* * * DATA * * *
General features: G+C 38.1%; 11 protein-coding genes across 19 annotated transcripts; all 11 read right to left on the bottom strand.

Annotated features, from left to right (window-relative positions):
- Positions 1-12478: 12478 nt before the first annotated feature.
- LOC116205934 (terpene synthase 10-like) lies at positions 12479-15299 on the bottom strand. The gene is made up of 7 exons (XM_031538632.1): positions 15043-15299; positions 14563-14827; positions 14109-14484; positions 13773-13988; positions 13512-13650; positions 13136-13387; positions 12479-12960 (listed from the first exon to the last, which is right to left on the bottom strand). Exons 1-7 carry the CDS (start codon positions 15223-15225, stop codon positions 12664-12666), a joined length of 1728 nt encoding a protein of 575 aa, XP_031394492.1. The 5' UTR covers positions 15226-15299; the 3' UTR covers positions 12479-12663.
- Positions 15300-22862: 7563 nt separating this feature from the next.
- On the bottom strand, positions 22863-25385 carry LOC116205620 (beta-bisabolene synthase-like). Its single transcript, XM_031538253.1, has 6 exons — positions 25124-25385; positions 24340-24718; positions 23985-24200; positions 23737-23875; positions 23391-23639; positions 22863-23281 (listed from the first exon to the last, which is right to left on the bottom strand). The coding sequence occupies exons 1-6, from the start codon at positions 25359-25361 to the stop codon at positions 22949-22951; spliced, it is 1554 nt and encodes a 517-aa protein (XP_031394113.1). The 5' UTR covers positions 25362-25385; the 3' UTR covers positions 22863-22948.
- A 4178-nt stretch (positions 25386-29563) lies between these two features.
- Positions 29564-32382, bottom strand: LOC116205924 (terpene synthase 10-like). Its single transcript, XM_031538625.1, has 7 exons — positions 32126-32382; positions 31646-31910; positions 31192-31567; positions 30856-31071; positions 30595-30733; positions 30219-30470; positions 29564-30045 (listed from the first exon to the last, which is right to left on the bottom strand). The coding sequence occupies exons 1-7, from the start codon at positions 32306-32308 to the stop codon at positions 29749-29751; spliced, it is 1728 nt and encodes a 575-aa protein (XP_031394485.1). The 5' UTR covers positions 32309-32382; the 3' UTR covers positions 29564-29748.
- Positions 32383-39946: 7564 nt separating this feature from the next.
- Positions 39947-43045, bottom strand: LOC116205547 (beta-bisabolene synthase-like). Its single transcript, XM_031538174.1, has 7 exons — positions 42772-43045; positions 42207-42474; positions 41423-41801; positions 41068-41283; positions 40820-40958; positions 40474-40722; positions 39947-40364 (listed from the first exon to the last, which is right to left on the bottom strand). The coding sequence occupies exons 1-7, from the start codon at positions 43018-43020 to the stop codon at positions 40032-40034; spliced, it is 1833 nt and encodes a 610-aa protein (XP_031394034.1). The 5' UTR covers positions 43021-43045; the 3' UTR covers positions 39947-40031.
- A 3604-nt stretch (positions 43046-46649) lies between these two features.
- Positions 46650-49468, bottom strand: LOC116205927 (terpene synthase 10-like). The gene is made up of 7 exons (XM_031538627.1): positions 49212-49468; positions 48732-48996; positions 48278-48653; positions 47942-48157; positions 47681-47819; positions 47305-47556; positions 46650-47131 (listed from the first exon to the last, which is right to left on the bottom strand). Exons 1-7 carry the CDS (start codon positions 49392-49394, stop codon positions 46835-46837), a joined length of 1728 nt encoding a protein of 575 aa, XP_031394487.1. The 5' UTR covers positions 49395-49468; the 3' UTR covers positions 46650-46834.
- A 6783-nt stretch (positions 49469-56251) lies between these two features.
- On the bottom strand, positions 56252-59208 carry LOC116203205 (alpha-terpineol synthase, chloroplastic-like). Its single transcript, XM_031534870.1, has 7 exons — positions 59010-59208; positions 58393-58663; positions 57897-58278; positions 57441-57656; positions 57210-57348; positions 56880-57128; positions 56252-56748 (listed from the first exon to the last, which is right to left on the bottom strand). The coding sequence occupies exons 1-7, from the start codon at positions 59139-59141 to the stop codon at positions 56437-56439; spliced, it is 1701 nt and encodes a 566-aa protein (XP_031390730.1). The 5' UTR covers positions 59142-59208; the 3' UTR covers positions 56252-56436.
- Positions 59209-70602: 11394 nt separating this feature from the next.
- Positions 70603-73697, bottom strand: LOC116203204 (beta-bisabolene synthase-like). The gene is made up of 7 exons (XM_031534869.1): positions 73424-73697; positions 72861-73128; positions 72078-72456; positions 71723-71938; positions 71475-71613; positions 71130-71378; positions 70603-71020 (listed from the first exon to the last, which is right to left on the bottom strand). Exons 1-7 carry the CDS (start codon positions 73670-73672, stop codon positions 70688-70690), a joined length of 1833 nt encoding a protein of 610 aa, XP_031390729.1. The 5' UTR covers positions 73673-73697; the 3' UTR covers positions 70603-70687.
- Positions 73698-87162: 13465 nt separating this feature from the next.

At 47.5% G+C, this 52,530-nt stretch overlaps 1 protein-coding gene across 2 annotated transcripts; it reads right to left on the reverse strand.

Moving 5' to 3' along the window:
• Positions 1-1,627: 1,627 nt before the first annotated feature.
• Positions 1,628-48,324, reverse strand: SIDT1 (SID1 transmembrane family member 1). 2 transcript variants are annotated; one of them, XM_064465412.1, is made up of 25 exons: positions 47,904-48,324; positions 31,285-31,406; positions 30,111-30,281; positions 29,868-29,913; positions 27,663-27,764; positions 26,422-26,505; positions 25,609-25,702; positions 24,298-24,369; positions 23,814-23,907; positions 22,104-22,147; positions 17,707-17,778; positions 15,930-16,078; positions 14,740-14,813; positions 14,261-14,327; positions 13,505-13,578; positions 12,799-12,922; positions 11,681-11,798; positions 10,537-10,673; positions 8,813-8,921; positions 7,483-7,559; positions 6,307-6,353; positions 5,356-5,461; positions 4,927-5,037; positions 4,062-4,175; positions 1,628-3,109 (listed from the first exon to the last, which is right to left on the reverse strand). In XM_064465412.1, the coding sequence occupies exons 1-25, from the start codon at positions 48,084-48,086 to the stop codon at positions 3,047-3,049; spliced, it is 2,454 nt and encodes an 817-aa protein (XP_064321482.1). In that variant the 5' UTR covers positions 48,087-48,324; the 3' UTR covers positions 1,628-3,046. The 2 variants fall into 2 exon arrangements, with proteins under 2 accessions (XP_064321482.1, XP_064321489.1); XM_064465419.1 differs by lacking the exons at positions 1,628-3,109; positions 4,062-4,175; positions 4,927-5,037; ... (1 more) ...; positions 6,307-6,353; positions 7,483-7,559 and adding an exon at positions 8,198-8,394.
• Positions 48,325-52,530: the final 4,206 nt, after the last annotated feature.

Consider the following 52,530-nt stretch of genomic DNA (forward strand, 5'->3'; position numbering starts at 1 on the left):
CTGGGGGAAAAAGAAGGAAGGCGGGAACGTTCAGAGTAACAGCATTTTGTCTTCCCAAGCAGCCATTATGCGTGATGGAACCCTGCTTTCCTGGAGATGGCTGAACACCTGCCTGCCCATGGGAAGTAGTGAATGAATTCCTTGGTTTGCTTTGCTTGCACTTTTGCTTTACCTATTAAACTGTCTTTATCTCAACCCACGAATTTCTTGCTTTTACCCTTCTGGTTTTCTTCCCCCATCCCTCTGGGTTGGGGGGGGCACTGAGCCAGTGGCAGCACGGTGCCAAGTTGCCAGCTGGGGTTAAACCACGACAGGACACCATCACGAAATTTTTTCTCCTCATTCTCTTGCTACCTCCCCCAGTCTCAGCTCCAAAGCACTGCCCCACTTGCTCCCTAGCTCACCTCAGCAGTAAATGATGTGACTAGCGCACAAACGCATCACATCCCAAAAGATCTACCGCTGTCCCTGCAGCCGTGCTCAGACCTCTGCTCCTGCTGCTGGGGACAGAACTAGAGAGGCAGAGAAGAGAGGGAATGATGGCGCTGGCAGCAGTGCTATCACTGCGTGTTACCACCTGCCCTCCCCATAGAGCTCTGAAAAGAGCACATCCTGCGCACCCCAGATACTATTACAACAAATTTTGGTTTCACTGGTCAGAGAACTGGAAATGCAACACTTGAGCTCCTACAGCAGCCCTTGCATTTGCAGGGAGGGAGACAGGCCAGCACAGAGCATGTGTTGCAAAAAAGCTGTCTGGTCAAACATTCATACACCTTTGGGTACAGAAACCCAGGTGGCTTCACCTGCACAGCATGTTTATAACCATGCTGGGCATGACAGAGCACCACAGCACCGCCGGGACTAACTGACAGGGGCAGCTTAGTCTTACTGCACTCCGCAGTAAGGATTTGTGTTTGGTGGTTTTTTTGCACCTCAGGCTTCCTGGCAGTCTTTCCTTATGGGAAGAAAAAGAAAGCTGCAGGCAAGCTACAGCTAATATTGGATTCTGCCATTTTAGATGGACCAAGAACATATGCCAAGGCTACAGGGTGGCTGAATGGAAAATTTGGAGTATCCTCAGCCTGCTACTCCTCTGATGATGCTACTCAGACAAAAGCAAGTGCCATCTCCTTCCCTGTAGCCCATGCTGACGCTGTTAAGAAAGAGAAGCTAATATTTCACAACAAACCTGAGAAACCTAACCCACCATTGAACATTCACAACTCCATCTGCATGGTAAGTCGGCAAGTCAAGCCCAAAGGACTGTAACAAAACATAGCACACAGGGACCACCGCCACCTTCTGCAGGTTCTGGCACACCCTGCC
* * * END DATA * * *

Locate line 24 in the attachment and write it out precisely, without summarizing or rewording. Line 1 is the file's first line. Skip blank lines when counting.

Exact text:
CTGGGGGAAAAAGAAGGAAGGCGGGAACGTTCAGAGTAACAGCATTTTGTCTTCCCAAGCAGCCATTATGCGTGATGGAACCCTGCTTTCCTGGAGATGGCTGAACACCTGCCTGCCCATGGGAAGTAGTGAATGAATTCCTTGGTTTGCTTTGCTTGCACTTTTGCTTTACCTATTAAACTGTCTTTATCTCAACCCACGAATTTCTTGCTTTTACCCTTCTGGTTTTCTTCCCCCATCCCTCTGGGTTGGGGGGGGCACTGAGCCAGTGGCAGCACGGTGCCAAGTTGCCAGCTGGGGTTAAACCACGACAGGACACCATCACGAAATTTTTTCTCCTCATTCTCTTGCTACCTCCCCCAGTCTCAGCTCCAAAGCACTGCCCCACTTGCTCCCTAGCTCACCTCAGCAGTAAATGATGTGACTAGCGCACAAACGCATCACATCCCAAAAGATCTACCGCTGTCCCTGCAGCCGTGCTCAGACCTCTGCTCCTGCTGCTGGGGACAGAACTAGAGAGGCAGAGAAGAGAGGGAATGATGGCGCTGGCAGCAGTGCTATCACTGCGTGTTACCACCTGCCCTCCCCATAGAGCTCTGAAAAGAGCACATCCTGCGCACCCCAGATACTATTACAACAAATTTTGGTTTCACTGGTCAGAGAACTGGAAATGCAACACTTGAGCTCCTACAGCAGCCCTTGCATTTGCAGGGAGGGAGACAGGCCAGCACAGAGCATGTGTTGCAAAAAAGCTGTCTGGTCAAACATTCATACACCTTTGGGTACAGAAACCCAGGTGGCTTCACCTGCACAGCATGTTTATAACCATGCTGGGCATGACAGAGCACCACAGCACCGCCGGGACTAACTGACAGGGGCAGCTTAGTCTTACTGCACTCCGCAGTAAGGATTTGTGTTTGGTGGTTTTTTTGCACCTCAGGCTTCCTGGCAGTCTTTCCTTATGGGAAGAAAAAGAAAGCTGCAGGCAAGCTACAGCTAATATTGGATTCTGCCATTTTAGATGGACCAAGAACATATGCCAAGGCTACAGGGTGGCTGAATGGAAAATTTGGAGTATCCTCAGCCTGCTACTCCTCTGATGATGCTACTCAGACAAAAGCAAGTGCCATCTCCTTCCCTGTAGCCCATGCTGACGCTGTTAAGAAAGAGAAGCTAATATTTCACAACAAACCTGAGAAACCTAACCCACCATTGAACATTCACAACTCCATCTGCATGGTAAGTCGGCAAGTCAAGCCCAAAGGACTGTAACAAAACATAGCACACAGGGACCACCGCCACCTTCTGCAGGTTCTGGCACACCCTGCC